Project procurement is full of jargon – it can seem like a totally different language at times. Here are 7 contract terms that you should know.
A waiver is where you voluntarily surrender an option under the contract. It’s a concession. You ‘let the supplier off’ the term because it suits neither of you to carry it out. This could be, for example, in the situation where enforcing a contract clause or requirement would turn out to be prohibitively expensive for both parties, or is no longer needed.
This is another way of explaining a guarantee. It’s where you need assurance from your supplier that the terms of the contract are going to happen. Warranties tend to be limited by time, so it would be unusual to get one that lasted a lifetime. Just like with your dishwasher at home, your supplier will probably provide a warranty period.
Warranties are contractual – it’s not a best-endeavours guarantee. As a result, if the contract isn’t delivered as you expect you can call on the warranty and get compensation.
Warranties are a good negotiating point for developing the contract. You could work with both parties to get an extended warranty added into the contract if you felt it would be worth it.
A claim is a request for compensation. It has to take place according to the terms of the contract, so your contract should specify how you can make a claim and what sorts of claims are going to be appropriate under this agreement. In other words, it’s a type of dispute that you can resolve through negotiation together.
Claims administration is the process of reviewing and agreeing on claims. You’re discussing whether you (or the supplier) has a valid point. If you do, you’ll use the change control process to potentially amend the contract as necessary to allow the claim to be met.
You might also hear this referred to as a default. When there’s a contract breach it means that a requirement of the contract has not been met.
In severe cases (a material breach), the party who didn’t do the breach can be released from the contract. This often relates to non-payment of fees or if the party can be shown to have broken some kind of significant contractual term. If that applies to you, the other party can walk away. You have no further hold over them and the contract is broken.
Typically this results in some kind of financial compensation and if your business was the one who caused the material breach, the other party could apply for punitive damages or fines. These can cover loss of earnings from the contract or other losses.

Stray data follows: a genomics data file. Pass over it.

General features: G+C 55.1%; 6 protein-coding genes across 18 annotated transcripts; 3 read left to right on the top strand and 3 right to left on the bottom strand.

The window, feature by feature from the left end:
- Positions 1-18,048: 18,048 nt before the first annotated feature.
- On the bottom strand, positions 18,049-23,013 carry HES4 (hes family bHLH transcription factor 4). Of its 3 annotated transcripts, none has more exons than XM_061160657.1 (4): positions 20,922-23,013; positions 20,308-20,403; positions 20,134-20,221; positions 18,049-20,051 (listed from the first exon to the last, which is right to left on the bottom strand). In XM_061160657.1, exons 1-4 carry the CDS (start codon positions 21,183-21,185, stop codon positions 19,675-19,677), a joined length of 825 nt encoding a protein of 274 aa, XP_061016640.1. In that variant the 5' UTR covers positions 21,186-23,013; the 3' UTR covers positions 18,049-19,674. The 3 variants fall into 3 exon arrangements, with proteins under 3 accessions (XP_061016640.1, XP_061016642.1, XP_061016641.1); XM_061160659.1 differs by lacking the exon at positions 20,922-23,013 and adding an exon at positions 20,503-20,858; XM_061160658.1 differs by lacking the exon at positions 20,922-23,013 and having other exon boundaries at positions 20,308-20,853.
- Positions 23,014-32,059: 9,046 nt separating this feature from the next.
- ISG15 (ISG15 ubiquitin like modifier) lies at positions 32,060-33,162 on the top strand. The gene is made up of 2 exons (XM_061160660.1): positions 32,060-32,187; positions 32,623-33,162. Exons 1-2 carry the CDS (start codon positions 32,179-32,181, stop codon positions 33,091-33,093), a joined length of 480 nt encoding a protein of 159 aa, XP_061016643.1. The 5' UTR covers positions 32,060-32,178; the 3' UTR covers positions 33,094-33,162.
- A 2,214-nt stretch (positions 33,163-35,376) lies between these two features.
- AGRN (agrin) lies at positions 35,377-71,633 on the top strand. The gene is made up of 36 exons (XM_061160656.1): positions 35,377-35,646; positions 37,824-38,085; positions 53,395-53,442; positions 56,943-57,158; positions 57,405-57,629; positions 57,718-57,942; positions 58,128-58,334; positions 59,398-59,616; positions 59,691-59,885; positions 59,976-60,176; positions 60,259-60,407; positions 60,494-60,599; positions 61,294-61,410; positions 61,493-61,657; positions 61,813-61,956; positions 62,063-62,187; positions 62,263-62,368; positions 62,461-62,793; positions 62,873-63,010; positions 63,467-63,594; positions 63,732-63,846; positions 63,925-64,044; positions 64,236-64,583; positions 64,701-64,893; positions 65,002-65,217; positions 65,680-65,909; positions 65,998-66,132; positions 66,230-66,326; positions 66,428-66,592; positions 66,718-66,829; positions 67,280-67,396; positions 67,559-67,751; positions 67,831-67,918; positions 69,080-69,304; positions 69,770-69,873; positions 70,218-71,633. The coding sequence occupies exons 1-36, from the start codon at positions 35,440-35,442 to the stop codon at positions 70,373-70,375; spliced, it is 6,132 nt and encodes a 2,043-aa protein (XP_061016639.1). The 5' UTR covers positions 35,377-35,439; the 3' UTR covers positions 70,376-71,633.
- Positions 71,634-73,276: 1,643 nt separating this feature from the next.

5. Performance Bond
Performance bonds are a way to ensure your business doesn’t suffer if your supplier doesn’t do what they promised. These can be appropriate if your project is at significant risks from the vendor failing to deliver.
They work like this: a pot of money is put aside to compensate you in case the vendor fails to achieve the terms of the contract. If they can’t deliver, you get the cash instead.
These can be hard to set up because they are particularly valuable when working with small or volatile organisations which probably don’t have the cash to lock away until the contract is completed.
6. Force Majeure
This is a contract clause you will see all over the place, from your household insurance policy to software contracts.
It simply means that if things happen that are beyond the control of the contracting parties (in particular, the party supplying the services or goods) then they don’t have to compensate you – they can be released from their contractual obligations.
Examples of things that are beyond their reasonable control are extreme weather like floods, wars, terrorist attacks, hijacking and crime.
7. Change Control
OK, you’re probably very familiar with change control systems. They apply to contracts too.
Any changes to the contract need to be managed professionally and with input from both sides. Everything is normally documented within the contract, at least at high level. Sometimes the detailed change process or a change form is included as an appendix or schedule to the main contract.
Pay attention to what contract change terms apply to your contract as they can vary.
Contracts should have a glossary or definition of terms, and that can help you unpick all the unfamiliar language. Always get a lawyer to read over a contract before you sign it and make sure that everyone knows what they are getting into. Contracts support both parties, but only if you agree to terms that work for you both from the beginning!
Last time I looked at the three general types of contract that you often find on projects: fixed price, cost-reimbursable and time and materials. That’s the overview, but as you’d expect with all things budget related, there’s a lot more to it when you start to dig into the detail.
Let’s look in a bit more detail at cost-reimbursable contracts. Personally, this is the type that I find the most confusing. Fixed price (you pay what both parties agree) and time and materials (you pay for the work done at the vendor’s agreed rates) are pretty straightforward, but cost-reimbursable contracts are harder to get your head around in my opinion.
There are four types. You’ll find the most common three in A Guide To The Project Management Body of Knowledge (PMBOK Guide) – Fifth Edition, each with a snazzy acronym:
Cost Plus Fixed Fee (CPFF)
All allowable costs (that’s whatever you’ve defined in the contract) get reimbursed. Then on top of that the vendor gets a fixed fee extra payment. This is determined at the beginning of the project, normally calculated as a percentage of the project cost. Note that this means it will be based on the estimated overall project cost, so if your costs go up significantly they won’t get any more (although they will probably ask for this to be renegotiated).
Cost Plus Incentive Fee (CPIF)
All allowable costs get reimbursed. Then there’s an incentive paid based on whether the vendor has hit certain performance targets. The theory behind this is that the vendor will try extra hard to meet your needs to earn that performance bonus. The risk is that you set the performance targets against things that are too easy to achieve or too difficult to measure and you end up paying the maximum when you don’t feel as if they have really earned it.